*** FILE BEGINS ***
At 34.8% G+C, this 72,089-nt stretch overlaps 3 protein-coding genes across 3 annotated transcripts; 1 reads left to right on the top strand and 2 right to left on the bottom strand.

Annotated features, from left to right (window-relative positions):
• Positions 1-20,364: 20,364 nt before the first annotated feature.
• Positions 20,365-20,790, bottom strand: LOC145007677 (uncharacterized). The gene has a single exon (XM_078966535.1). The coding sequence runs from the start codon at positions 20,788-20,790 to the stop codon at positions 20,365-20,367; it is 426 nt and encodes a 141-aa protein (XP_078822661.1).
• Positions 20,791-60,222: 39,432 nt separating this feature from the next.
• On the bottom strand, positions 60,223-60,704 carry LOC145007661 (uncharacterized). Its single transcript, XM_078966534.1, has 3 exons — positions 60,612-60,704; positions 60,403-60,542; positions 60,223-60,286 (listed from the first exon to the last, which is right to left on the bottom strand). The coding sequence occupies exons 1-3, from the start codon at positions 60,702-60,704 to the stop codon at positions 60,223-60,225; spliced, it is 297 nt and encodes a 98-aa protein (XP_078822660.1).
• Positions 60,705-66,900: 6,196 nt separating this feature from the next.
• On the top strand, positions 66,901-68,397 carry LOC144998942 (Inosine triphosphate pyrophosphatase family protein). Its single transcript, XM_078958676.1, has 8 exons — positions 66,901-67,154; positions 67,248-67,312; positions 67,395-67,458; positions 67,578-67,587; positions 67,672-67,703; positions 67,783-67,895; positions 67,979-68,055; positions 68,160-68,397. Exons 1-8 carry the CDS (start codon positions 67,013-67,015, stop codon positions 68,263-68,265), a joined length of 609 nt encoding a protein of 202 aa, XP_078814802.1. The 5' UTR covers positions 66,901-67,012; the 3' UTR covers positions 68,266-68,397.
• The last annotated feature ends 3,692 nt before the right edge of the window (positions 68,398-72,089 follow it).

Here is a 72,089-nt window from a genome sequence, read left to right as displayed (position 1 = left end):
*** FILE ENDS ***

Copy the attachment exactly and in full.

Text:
At 34.8% G+C, this 72,089-nt stretch overlaps 3 protein-coding genes across 3 annotated transcripts; 1 reads left to right on the top strand and 2 right to left on the bottom strand.

Annotated features, from left to right (window-relative positions):
• Positions 1-20,364: 20,364 nt before the first annotated feature.
• Positions 20,365-20,790, bottom strand: LOC145007677 (uncharacterized). The gene has a single exon (XM_078966535.1). The coding sequence runs from the start codon at positions 20,788-20,790 to the stop codon at positions 20,365-20,367; it is 426 nt and encodes a 141-aa protein (XP_078822661.1).
• Positions 20,791-60,222: 39,432 nt separating this feature from the next.
• On the bottom strand, positions 60,223-60,704 carry LOC145007661 (uncharacterized). Its single transcript, XM_078966534.1, has 3 exons — positions 60,612-60,704; positions 60,403-60,542; positions 60,223-60,286 (listed from the first exon to the last, which is right to left on the bottom strand). The coding sequence occupies exons 1-3, from the start codon at positions 60,702-60,704 to the stop codon at positions 60,223-60,225; spliced, it is 297 nt and encodes a 98-aa protein (XP_078822660.1).
• Positions 60,705-66,900: 6,196 nt separating this feature from the next.
• On the top strand, positions 66,901-68,397 carry LOC144998942 (Inosine triphosphate pyrophosphatase family protein). Its single transcript, XM_078958676.1, has 8 exons — positions 66,901-67,154; positions 67,248-67,312; positions 67,395-67,458; positions 67,578-67,587; positions 67,672-67,703; positions 67,783-67,895; positions 67,979-68,055; positions 68,160-68,397. Exons 1-8 carry the CDS (start codon positions 67,013-67,015, stop codon positions 68,263-68,265), a joined length of 609 nt encoding a protein of 202 aa, XP_078814802.1. The 5' UTR covers positions 66,901-67,012; the 3' UTR covers positions 68,266-68,397.
• The last annotated feature ends 3,692 nt before the right edge of the window (positions 68,398-72,089 follow it).

Here is a 72,089-nt window from a genome sequence, read left to right as displayed (position 1 = left end):